The entire world sighed in relief after the re-election of Barack Obama as the President of the United States of America. Nonetheless, there is almost nothing to be as rapturous about. The re-elected President has shown indeed, during his first mandate, that he opted for negotiations and refused the war; however, this did not prevent him from the excessive use of drones, these unmanned air vehicles remote-controlled by a military base in the US, to fire missiles on Pakistan, Afghanistan, and other places in the world where the US believes having enemies. If for the Americans, dispatching these drones is not considered a war since there are no American soldiers on a foreign territory, for the beleaguered countries this is nevertheless all-out violence. Moreover, Obama actually withdrew his soldiers from Iraq, but even he took the initiative to retreat from Afghanistan, he is not necessarily ready for making peace in the region.
In fact, a small sentence in his victory speech passed almost unnoticed, albeit having a salient significance. Obama promised the Americans to endeavor to thaw the US dependence pertaining to traditional energy. This clearly means that he shall burn both ends of the candle to get to extract shale gas, which shall supposedly fill the US energy needs ten years from now.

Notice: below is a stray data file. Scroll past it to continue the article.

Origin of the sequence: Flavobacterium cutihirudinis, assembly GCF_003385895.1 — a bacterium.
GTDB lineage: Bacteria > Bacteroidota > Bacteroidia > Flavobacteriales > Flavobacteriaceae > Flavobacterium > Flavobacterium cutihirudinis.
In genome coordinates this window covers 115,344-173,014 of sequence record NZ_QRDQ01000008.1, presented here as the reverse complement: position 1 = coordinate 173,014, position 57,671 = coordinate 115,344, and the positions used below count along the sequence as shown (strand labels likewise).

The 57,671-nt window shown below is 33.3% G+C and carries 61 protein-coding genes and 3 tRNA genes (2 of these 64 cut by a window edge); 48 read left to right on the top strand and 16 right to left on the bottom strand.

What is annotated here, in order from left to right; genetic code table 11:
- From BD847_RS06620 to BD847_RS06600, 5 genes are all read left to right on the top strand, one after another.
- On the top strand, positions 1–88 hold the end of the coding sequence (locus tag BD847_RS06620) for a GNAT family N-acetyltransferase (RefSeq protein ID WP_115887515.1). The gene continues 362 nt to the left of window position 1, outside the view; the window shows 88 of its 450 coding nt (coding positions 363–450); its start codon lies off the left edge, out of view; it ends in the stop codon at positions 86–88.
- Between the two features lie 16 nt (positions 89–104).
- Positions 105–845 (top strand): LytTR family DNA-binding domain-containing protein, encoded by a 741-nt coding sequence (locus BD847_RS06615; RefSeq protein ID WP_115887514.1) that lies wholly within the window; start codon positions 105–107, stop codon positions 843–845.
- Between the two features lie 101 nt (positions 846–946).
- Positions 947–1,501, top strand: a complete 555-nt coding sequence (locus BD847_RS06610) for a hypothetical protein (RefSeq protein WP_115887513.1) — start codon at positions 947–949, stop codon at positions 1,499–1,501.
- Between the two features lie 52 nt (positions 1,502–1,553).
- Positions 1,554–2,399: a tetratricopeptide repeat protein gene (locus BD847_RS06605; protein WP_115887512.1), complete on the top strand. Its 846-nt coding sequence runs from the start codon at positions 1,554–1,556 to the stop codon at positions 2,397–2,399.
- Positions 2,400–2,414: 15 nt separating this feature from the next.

This shall augur ill days for the emirates of the Gulf and the Wahhabi Kingdom, which built their influence and fortune on fuel purchases by the world’s powers. By seeking to grant the US a self-sufficiency of energy, Obama also seeks to grant his country more freedom on the political level, in administrating the affairs of the world. This ambitious project is not to be accomplished any time soon, but if Obama keeps his promise, he has then launched a process that shall change the attitude and the role of the US in the world.
Furthermore, if it is clear that the US President has been somewhat standoffish regarding the Syrian dossier, he might be as well wary of the spiraling danger of emergent hardliners, within the scope of Al-Qaeda, on the Americans. But this doesn’t mean that he would be more conciliating with the axis of the resistance, which is still a privileged target for the US and the West overall.
In fact, the wave of satisfaction following Barack Obama’s re-election is rather sparked by the fear of having in power a new war fancier president like George W. Bush than by the keenness on having Obama again at the White House. Obama has indeed too many irons in the fire, on top of which the economic crisis, the lasting Republicans’ stronghold at the Congress, and the attitude of “Israel” unswervingly seeking to launch an attack on Iran. This shows to those who still have illusions, that the Palestinian Cause remains the very last concern for the West, and, unfortunately, is no more the priority of the Arabs.